Dynamic growth in private consumption and exports have clearly boosted the US economy in the second quarter. An initial estimate pegs considerable growth of 4.1 percent in gross domestic product (GDP) for the year, which matches expectations. This was preceded by a subdued start to the year; GDP growth in the first quarter was only half as much as the previous year, largely due to the extreme winter storms. The latest data by no means stands in the way of the US Federal Reserve’s moderate monetary tightening course – on the contrary, it supports it. We anticipate two further interest rate hikes this year.
By international standards, the US certainly appears to be disengaging increasingly from the economy in Europe. The US economy is likely to have kept up the strong pace in the current quarter, with hardly any signs of faltering momentum. Opinion polls among the industry and consumers continue to point towards excellent sentiment. This is despite the concern reflected in some sub-questions about the festering trade conflict.
On balance, the US economy will grow by around three percent this year. Once again, private consumption provided important impetus for the strongest economic growth in three years. Investments also demonstrated outstanding strength. Enterprises are likely to continue investing heavily in new machinery and in their IT infrastructure. This is also confirmed by second quarter data. Investments in machinery and equipment made a visible contribution to economic growth for the sixth consecutive quarter, with activity focused again on machines for processing information and money pouring into software or research & development as well. While this has not just manifested itself since the corporate tax cuts, it no doubt provided a continued boost.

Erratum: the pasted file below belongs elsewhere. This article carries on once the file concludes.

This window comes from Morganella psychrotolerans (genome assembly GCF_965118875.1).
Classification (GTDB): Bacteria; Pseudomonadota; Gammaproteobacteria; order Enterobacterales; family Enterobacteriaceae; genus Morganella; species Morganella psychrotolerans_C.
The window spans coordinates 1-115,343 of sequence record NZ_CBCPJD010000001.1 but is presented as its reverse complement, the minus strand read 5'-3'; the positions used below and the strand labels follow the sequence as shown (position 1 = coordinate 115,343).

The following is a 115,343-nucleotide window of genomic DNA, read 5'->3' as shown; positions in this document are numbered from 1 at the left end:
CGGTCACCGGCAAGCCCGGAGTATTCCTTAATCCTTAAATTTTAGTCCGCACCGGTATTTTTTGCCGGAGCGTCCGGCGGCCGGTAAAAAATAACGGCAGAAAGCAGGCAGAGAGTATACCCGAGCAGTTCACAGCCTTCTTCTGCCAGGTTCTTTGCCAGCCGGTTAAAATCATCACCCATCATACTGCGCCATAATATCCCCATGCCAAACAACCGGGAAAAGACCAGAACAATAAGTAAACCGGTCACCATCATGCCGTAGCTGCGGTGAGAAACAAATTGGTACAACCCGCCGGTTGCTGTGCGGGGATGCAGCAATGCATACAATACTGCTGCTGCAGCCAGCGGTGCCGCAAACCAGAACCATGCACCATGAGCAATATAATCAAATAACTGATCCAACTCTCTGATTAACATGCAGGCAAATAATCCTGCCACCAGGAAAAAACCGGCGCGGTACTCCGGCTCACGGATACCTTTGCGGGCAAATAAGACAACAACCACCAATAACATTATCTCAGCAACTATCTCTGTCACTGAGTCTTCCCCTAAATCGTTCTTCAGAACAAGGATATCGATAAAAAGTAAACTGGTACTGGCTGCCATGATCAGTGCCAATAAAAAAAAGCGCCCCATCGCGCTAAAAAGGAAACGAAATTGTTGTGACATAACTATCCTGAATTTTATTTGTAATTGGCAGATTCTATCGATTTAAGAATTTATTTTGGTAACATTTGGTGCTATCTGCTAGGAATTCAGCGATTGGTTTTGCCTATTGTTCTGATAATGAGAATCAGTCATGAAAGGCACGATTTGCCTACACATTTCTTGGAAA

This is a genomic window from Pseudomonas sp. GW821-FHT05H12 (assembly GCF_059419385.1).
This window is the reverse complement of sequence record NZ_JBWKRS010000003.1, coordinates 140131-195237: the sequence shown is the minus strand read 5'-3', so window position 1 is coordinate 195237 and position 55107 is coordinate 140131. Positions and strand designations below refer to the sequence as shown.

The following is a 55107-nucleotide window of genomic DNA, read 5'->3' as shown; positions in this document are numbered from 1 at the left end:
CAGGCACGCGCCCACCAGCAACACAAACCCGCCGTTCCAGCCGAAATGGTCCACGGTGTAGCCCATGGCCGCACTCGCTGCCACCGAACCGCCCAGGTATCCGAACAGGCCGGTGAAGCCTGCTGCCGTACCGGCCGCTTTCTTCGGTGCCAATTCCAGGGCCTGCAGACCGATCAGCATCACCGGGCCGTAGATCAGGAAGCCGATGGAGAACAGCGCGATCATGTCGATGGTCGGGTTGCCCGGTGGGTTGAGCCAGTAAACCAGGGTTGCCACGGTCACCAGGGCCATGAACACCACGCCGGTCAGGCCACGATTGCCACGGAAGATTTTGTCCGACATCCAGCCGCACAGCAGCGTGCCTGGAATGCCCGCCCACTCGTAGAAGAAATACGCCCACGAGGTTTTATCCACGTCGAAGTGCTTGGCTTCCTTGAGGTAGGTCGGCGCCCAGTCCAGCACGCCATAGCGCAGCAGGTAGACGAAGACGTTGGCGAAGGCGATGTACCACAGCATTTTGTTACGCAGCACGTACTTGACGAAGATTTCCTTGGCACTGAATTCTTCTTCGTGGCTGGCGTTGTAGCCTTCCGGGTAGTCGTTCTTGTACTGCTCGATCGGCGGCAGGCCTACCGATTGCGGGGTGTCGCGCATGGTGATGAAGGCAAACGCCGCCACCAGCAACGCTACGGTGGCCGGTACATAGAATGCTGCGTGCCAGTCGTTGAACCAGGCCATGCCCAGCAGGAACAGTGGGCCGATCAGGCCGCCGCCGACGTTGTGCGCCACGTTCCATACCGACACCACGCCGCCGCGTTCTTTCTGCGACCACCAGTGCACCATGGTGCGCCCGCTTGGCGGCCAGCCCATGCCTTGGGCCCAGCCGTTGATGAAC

The revival of the commercial construction business is also likely to have enjoyed additional impetus from the tax reform. Following a long-lasting slump, commercial property made a contribution to overall economic growth for the second time running of 0.4 percentage points. According to the statistics authority, the 1.1 percentage boost in foreign trade in Q2 is due to soya bean exports being brought forward. Surprisingly weak imports, which would have otherwise diminished this positive effect, also made a contribution here.
The US economy continues to be exposed to the risk that the trade conflict might escalate with China. Many American companies are also probably monitoring the renegotiation of the NAFTA with Canada and Mexico very closely. However, investment activity is not expected to cease abruptly, especially given Trump’s very pro-business stance. Regulations are therefore expected to be reduced further and numerous environmental conditions have already been eased. As stated earlier, though, the trade conflict has not yet been resolved.